The ASSP/ASDP-L workshop in Zanzibar was an M&E planning workshop & not a strategic planning workshop. However, we could hardly start talking about monitoring until everyone in the room (including ourselves) was clear about what the Programme was expected to do, achieve – and therefore what should be monitored.

While I have used the Theory of Change to start off M&E planning workshop before, there were a couple of things we did differently this time that I feel worked quite well & I’d like to share. 

Logframes, as many of us know, are often developed by some external “expert” and may not necessarily make a lot of sense to those actually immersed in implementing the project. Also – there are times when the neat & tidy “component clumping” of activities, outputs & outcomes is very far removed from the intertwined nature of a project’s reality.

In a bid not to re-live challenges we faced before – we decided to ask individuals from similar stakeholder groups to work together to map out the logic of the ASSP Programme from their perspective. In other words – we asked them to:

  • Identify the services/products (“huduma”) that they as a stakeholder group were going to receive from the project; and then
  • Map out the changes in behavior that were expected to occur as a result of these huduma; and
  • How the changes in behavior would eventually contribute to changes in peoples lives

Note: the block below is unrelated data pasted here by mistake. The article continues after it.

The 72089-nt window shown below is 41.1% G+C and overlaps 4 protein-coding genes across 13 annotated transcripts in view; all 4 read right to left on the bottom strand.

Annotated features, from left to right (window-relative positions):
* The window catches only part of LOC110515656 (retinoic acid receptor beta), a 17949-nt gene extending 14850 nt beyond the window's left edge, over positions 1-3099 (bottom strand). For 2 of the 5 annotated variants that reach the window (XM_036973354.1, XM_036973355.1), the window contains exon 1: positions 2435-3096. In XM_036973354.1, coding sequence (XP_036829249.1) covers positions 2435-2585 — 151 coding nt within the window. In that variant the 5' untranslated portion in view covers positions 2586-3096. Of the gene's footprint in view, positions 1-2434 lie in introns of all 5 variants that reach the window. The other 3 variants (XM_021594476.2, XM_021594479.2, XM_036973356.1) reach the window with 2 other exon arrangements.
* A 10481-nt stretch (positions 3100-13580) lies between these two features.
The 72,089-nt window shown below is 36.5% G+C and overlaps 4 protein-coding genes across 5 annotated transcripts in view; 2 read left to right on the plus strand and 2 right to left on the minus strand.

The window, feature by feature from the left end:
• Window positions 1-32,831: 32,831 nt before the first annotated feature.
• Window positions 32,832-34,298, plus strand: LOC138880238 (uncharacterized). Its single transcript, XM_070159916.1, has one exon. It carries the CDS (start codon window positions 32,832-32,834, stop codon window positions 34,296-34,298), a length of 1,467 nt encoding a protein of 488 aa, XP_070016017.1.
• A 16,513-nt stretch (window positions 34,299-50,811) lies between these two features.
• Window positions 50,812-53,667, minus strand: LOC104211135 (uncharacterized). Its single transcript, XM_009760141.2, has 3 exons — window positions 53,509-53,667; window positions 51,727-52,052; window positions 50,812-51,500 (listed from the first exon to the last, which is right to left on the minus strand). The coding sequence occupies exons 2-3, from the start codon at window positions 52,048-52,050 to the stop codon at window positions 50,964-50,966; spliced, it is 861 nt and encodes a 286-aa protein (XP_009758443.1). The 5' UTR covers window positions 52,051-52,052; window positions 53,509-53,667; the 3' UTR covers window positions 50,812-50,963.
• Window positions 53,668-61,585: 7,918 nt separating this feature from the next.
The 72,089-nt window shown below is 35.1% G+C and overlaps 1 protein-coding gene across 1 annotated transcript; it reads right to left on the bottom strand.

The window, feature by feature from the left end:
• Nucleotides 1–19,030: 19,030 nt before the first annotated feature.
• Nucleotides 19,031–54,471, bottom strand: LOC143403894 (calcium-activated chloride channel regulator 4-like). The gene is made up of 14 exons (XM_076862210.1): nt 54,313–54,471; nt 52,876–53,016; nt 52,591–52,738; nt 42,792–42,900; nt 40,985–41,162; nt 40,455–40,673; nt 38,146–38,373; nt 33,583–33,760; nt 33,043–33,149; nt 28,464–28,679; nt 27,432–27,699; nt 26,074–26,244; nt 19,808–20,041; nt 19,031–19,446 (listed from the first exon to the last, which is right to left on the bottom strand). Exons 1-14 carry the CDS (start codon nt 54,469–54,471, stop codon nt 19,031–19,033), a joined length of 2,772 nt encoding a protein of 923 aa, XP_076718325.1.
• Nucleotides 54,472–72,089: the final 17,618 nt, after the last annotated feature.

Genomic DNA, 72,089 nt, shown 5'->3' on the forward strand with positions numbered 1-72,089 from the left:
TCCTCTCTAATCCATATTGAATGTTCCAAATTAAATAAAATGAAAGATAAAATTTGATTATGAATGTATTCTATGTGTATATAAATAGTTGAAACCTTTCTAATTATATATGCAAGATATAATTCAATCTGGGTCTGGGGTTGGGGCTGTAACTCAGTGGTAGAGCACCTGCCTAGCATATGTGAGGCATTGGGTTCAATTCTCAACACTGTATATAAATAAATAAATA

The facilitators probed and challenged the participants as they carried out this exercise – reminding them that changes in one stakeholder group could affect the behavior of another (and vice versa).

Finally, the participants were asked to identify and include in their “maps” internal/external factors that could have an effect on their theories of change; as well as recommendations for changing this theory (in this case we focused only on negative effects because of time).
What came out of this exercise was a very “rich picture”!

Asking stakeholders to focus on the huduma they were going to receive;

  • Ensured that they knew exactly what services/products to expect from the Programme and the changes in behavior (“ma badiliko ya tabia“) expected as a consequence;
  • Provided an opportunity for them to question and recommend changes to this theory, which in turn;
  • Started to build a sense of ownership of the Programme; and
  • Reduced the scope of what they needed to think through, as well as allowed them to think through an area they knew most about – resulting in much more detail than you would normally get.

The exercise also;

  • Enabled them to see how the changes in their behavior would or could affect others (e.g. if farmers started to pay for, monitor & assess the service providers, they in turn would influence the quality of services being delivered by the service providers); and
  • Illustrated to them that no one stakeholder was responsible for or had all the power to ensure the success of the Programme – everybody was dependent on everyone else and everyone affected everyone else.

Of course, we as facilitators, will have to relate all this back to the Programme Logframe. But I feel it’s a very small price to pay in return for the wealth of information & the exchange of views & knowledge that came out of this process. Also – the more detailed the theory of change, the easier it was for us to identify the information needed to monitor the Programme.

So, I’ll definitely think about using this process again under similar circumstances!